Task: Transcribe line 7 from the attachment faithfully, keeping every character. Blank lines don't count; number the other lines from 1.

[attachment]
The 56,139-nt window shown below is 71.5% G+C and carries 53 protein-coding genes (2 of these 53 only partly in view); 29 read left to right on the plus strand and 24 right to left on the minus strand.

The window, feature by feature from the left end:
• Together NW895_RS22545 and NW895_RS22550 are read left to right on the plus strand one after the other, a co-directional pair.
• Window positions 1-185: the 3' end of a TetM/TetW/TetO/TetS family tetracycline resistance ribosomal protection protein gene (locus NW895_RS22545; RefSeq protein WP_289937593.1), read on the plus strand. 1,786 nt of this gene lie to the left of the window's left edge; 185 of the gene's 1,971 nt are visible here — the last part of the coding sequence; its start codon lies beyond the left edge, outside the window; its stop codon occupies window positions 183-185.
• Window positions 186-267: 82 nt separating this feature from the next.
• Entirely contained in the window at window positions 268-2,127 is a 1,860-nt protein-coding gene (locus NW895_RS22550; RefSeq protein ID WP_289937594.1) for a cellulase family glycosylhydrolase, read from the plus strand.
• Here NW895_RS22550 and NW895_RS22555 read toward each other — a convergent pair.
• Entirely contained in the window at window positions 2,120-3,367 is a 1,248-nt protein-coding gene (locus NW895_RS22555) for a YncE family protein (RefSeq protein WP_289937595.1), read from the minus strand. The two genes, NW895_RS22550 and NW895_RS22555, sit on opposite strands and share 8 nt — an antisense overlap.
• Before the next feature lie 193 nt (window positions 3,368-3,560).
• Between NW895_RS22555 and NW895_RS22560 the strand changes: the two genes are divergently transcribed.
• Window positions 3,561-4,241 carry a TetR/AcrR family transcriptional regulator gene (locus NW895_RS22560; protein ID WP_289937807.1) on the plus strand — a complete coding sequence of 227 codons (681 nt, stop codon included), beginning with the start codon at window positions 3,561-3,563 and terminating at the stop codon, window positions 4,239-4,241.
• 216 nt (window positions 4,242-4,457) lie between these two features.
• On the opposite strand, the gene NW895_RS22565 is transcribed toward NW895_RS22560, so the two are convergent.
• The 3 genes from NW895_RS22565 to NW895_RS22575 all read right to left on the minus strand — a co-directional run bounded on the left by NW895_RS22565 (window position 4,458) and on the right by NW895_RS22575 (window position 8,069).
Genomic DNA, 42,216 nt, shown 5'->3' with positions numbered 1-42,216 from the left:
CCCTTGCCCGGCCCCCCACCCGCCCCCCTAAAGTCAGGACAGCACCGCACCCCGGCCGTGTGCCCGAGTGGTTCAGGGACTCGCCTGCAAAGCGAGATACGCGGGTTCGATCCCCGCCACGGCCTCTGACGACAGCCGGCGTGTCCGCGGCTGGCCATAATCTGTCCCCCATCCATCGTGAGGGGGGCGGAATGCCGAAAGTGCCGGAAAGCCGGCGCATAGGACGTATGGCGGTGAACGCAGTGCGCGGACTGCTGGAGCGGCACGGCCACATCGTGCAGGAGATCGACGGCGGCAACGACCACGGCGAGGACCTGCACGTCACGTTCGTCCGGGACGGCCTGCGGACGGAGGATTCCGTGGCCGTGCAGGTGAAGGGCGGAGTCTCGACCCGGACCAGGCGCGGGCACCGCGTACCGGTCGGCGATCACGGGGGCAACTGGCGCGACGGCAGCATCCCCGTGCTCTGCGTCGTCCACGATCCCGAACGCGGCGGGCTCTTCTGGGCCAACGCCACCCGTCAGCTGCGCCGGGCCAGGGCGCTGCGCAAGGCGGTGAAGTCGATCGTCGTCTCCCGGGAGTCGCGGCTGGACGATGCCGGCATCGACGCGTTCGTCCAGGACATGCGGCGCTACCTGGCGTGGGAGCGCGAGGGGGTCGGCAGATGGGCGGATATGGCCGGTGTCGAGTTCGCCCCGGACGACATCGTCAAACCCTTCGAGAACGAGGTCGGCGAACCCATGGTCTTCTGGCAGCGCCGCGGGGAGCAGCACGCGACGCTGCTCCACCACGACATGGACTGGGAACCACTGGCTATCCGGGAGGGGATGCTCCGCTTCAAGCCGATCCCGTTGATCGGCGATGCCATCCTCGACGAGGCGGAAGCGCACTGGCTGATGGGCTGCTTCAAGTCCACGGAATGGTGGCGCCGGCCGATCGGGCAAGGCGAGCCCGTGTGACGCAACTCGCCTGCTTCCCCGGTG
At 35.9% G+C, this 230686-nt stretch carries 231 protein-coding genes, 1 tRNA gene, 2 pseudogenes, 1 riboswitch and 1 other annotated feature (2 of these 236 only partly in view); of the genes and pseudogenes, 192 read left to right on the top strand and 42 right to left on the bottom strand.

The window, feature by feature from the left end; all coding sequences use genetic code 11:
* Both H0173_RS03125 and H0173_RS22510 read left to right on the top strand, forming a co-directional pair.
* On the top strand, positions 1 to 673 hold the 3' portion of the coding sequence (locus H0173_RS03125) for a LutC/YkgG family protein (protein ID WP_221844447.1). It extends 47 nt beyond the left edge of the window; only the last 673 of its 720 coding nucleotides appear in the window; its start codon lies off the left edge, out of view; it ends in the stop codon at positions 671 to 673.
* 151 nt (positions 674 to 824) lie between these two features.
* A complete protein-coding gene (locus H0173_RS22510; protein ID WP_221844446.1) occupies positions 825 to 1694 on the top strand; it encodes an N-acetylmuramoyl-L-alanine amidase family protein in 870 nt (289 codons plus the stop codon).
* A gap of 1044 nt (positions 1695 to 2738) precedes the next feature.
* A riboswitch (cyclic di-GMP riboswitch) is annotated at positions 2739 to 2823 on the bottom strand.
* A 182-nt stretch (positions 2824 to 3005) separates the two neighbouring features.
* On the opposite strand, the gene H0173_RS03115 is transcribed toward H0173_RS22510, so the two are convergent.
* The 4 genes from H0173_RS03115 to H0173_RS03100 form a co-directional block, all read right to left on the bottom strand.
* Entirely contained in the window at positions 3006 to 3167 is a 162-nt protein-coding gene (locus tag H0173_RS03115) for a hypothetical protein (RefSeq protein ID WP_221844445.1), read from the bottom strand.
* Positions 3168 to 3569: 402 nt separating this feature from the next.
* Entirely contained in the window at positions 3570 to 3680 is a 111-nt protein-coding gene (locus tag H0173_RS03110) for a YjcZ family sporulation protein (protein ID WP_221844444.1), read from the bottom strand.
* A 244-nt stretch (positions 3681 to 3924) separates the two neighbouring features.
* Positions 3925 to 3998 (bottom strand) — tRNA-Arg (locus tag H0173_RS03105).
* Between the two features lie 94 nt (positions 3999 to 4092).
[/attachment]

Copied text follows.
• Here NW895_RS22550 and NW895_RS22555 read toward each other — a convergent pair.